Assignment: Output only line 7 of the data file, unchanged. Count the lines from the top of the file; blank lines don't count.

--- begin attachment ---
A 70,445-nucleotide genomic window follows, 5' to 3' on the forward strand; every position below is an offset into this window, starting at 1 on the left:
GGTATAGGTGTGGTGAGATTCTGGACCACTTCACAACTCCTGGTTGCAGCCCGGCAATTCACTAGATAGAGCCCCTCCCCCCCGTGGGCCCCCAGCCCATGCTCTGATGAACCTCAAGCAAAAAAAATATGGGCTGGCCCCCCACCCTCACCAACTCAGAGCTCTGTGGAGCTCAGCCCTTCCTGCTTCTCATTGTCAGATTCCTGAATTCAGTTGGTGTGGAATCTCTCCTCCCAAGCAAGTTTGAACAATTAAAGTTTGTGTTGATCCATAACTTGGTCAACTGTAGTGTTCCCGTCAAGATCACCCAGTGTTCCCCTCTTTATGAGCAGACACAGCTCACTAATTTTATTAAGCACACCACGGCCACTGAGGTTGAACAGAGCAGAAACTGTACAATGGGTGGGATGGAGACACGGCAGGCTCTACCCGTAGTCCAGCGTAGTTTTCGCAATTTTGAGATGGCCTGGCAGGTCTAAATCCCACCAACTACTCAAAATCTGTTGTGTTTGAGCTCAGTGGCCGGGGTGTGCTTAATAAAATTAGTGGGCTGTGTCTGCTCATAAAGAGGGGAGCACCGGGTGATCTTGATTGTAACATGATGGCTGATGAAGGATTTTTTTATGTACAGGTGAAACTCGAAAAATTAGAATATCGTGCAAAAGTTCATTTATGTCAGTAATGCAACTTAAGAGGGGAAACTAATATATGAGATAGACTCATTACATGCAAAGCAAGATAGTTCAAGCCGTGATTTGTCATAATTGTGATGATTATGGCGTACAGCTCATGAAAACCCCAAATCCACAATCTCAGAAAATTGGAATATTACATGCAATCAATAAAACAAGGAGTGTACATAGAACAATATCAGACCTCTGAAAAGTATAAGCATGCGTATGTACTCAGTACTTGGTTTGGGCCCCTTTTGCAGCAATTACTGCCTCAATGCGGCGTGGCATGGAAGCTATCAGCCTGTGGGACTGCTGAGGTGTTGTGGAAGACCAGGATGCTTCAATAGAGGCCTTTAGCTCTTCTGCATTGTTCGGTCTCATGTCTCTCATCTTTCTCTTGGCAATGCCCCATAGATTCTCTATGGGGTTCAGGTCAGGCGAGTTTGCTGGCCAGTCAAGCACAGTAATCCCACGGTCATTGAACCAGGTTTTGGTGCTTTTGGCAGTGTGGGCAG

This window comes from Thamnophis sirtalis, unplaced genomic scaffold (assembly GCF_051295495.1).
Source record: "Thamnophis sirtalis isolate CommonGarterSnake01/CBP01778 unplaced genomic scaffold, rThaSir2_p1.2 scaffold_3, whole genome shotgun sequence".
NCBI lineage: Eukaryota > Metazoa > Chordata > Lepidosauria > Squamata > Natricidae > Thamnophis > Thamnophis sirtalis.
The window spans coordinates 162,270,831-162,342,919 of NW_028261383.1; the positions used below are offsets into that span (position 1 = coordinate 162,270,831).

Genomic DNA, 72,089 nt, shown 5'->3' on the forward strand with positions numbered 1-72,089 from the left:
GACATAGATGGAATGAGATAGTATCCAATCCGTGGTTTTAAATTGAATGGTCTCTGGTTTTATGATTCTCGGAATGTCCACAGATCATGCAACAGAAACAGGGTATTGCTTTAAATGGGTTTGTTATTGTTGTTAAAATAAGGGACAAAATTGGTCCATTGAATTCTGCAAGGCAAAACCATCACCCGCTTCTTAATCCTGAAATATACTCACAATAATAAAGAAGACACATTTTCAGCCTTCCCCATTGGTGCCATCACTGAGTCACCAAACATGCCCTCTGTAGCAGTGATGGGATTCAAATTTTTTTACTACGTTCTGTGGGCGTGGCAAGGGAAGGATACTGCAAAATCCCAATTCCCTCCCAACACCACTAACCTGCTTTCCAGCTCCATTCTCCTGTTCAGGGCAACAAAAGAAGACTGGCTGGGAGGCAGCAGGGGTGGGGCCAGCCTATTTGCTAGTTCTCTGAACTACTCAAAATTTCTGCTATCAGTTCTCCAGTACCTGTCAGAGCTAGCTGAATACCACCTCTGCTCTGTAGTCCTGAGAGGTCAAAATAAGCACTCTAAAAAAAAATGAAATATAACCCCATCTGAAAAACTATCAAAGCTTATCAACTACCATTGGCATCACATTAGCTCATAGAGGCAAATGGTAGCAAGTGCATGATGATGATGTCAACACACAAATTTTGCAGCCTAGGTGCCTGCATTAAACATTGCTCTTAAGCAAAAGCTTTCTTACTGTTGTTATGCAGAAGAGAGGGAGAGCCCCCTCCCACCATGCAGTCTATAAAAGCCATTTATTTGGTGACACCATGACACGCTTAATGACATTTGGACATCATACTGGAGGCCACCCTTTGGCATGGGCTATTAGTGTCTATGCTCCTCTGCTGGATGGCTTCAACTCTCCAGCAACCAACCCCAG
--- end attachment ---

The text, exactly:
Genomic DNA, 72,089 nt, shown 5'->3' on the forward strand with positions numbered 1-72,089 from the left: